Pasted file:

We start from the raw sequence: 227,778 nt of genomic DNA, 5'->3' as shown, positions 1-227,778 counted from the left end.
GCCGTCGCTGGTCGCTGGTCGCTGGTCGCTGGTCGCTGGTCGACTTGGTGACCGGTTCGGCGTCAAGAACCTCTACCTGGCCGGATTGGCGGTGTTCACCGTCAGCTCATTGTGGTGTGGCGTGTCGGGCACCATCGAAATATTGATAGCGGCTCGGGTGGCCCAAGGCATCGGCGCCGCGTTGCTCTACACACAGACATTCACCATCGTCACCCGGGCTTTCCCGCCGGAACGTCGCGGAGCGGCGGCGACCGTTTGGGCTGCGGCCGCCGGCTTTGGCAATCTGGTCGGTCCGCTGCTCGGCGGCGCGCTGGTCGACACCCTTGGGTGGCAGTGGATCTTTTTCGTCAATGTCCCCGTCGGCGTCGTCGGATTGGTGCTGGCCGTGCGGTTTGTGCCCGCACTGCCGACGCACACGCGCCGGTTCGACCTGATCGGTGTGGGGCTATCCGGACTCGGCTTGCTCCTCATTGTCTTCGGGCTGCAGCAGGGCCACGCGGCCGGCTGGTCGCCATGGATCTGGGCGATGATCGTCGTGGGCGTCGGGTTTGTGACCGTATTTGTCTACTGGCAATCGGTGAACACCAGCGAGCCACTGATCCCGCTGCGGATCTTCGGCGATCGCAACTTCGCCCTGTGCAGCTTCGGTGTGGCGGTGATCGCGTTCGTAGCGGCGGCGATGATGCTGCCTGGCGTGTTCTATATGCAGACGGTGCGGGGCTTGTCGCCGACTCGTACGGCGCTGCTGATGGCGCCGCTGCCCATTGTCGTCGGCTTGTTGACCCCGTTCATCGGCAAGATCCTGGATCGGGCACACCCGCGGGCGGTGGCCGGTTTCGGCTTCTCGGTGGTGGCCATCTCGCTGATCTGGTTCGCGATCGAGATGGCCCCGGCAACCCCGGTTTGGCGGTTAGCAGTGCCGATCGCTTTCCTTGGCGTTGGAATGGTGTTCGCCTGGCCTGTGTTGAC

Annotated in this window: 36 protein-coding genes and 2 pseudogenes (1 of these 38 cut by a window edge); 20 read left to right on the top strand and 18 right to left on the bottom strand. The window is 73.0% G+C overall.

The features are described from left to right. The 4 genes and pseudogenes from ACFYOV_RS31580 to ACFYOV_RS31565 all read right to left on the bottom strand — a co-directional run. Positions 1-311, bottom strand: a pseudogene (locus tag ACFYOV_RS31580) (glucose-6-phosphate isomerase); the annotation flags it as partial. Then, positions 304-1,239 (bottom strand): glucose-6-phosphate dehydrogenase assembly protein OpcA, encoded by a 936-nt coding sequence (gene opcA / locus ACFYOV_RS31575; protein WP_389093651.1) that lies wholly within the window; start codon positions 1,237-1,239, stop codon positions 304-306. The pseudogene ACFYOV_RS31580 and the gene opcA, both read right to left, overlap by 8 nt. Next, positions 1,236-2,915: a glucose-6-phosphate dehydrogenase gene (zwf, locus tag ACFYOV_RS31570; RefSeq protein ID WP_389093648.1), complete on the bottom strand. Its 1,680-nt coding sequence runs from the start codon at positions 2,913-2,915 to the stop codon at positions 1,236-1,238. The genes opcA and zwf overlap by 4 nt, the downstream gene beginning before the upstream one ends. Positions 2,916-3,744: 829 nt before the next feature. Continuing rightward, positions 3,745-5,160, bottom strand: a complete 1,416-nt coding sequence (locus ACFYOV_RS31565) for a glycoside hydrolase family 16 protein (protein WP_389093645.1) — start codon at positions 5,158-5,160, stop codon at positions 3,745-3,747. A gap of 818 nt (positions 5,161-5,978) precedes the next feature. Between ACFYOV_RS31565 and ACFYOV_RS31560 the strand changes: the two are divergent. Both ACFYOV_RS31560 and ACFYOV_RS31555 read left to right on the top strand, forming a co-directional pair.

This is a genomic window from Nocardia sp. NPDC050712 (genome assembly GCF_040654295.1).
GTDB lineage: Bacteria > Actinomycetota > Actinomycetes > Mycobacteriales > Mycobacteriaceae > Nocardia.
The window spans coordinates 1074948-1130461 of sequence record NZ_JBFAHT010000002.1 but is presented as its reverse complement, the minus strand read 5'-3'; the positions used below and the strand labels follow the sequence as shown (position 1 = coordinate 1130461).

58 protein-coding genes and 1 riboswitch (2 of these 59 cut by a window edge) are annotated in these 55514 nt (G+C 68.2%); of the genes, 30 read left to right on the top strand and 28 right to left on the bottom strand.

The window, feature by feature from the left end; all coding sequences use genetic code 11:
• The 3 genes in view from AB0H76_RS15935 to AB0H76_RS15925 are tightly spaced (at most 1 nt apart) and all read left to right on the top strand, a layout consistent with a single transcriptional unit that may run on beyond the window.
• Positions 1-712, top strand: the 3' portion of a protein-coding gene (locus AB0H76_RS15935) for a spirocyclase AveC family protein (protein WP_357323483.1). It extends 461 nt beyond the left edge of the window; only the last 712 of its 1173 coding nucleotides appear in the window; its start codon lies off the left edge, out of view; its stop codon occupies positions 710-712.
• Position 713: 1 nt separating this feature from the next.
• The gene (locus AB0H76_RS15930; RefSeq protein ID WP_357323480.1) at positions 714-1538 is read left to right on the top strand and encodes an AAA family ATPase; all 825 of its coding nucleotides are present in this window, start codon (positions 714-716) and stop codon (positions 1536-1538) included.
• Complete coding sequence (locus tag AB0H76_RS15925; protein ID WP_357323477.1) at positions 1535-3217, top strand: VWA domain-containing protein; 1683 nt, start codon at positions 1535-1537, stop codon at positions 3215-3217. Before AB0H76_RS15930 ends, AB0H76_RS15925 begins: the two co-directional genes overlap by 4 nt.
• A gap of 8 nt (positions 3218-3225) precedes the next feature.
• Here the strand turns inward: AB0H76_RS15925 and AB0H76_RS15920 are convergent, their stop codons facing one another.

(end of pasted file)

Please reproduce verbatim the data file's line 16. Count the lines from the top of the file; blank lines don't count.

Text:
• Here the strand turns inward: AB0H76_RS15925 and AB0H76_RS15920 are convergent, their stop codons facing one another.